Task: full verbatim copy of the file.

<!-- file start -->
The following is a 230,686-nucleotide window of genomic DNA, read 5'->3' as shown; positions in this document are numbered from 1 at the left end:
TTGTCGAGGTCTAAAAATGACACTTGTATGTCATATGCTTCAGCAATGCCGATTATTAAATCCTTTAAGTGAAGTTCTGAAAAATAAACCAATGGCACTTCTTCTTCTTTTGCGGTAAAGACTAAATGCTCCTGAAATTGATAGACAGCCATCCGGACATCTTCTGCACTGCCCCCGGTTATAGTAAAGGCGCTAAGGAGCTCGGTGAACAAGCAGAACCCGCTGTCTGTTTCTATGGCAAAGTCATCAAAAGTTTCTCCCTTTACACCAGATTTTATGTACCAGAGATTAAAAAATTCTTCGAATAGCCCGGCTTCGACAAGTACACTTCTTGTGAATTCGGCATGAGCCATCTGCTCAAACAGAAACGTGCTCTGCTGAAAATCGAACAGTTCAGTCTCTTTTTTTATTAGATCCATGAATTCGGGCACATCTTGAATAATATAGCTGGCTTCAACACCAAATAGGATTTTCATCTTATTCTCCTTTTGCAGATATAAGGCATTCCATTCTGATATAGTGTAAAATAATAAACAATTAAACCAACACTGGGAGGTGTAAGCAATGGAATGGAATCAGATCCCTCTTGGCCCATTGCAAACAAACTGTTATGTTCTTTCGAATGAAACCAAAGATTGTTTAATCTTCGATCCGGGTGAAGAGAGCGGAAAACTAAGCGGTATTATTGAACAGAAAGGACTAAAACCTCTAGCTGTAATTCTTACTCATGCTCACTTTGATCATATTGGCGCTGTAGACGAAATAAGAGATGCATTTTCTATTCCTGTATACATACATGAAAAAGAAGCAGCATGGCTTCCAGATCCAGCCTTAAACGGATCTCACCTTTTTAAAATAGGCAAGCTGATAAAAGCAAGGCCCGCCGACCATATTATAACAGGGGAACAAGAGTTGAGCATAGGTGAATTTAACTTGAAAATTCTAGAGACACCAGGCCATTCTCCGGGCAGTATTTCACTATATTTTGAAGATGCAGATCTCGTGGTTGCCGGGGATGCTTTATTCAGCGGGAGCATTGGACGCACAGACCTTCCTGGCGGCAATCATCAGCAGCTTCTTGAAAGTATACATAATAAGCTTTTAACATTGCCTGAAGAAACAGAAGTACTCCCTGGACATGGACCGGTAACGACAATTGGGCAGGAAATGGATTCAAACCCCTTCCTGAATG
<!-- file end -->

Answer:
The following is a 230,686-nucleotide window of genomic DNA, read 5'->3' as shown; positions in this document are numbered from 1 at the left end:
TTGTCGAGGTCTAAAAATGACACTTGTATGTCATATGCTTCAGCAATGCCGATTATTAAATCCTTTAAGTGAAGTTCTGAAAAATAAACCAATGGCACTTCTTCTTCTTTTGCGGTAAAGACTAAATGCTCCTGAAATTGATAGACAGCCATCCGGACATCTTCTGCACTGCCCCCGGTTATAGTAAAGGCGCTAAGGAGCTCGGTGAACAAGCAGAACCCGCTGTCTGTTTCTATGGCAAAGTCATCAAAAGTTTCTCCCTTTACACCAGATTTTATGTACCAGAGATTAAAAAATTCTTCGAATAGCCCGGCTTCGACAAGTACACTTCTTGTGAATTCGGCATGAGCCATCTGCTCAAACAGAAACGTGCTCTGCTGAAAATCGAACAGTTCAGTCTCTTTTTTTATTAGATCCATGAATTCGGGCACATCTTGAATAATATAGCTGGCTTCAACACCAAATAGGATTTTCATCTTATTCTCCTTTTGCAGATATAAGGCATTCCATTCTGATATAGTGTAAAATAATAAACAATTAAACCAACACTGGGAGGTGTAAGCAATGGAATGGAATCAGATCCCTCTTGGCCCATTGCAAACAAACTGTTATGTTCTTTCGAATGAAACCAAAGATTGTTTAATCTTCGATCCGGGTGAAGAGAGCGGAAAACTAAGCGGTATTATTGAACAGAAAGGACTAAAACCTCTAGCTGTAATTCTTACTCATGCTCACTTTGATCATATTGGCGCTGTAGACGAAATAAGAGATGCATTTTCTATTCCTGTATACATACATGAAAAAGAAGCAGCATGGCTTCCAGATCCAGCCTTAAACGGATCTCACCTTTTTAAAATAGGCAAGCTGATAAAAGCAAGGCCCGCCGACCATATTATAACAGGGGAACAAGAGTTGAGCATAGGTGAATTTAACTTGAAAATTCTAGAGACACCAGGCCATTCTCCGGGCAGTATTTCACTATATTTTGAAGATGCAGATCTCGTGGTTGCCGGGGATGCTTTATTCAGCGGGAGCATTGGACGCACAGACCTTCCTGGCGGCAATCATCAGCAGCTTCTTGAAAGTATACATAATAAGCTTTTAACATTGCCTGAAGAAACAGAAGTACTCCCTGGACATGGACCGGTAACGACAATTGGGCAGGAAATGGATTCAAACCCCTTCCTGAATG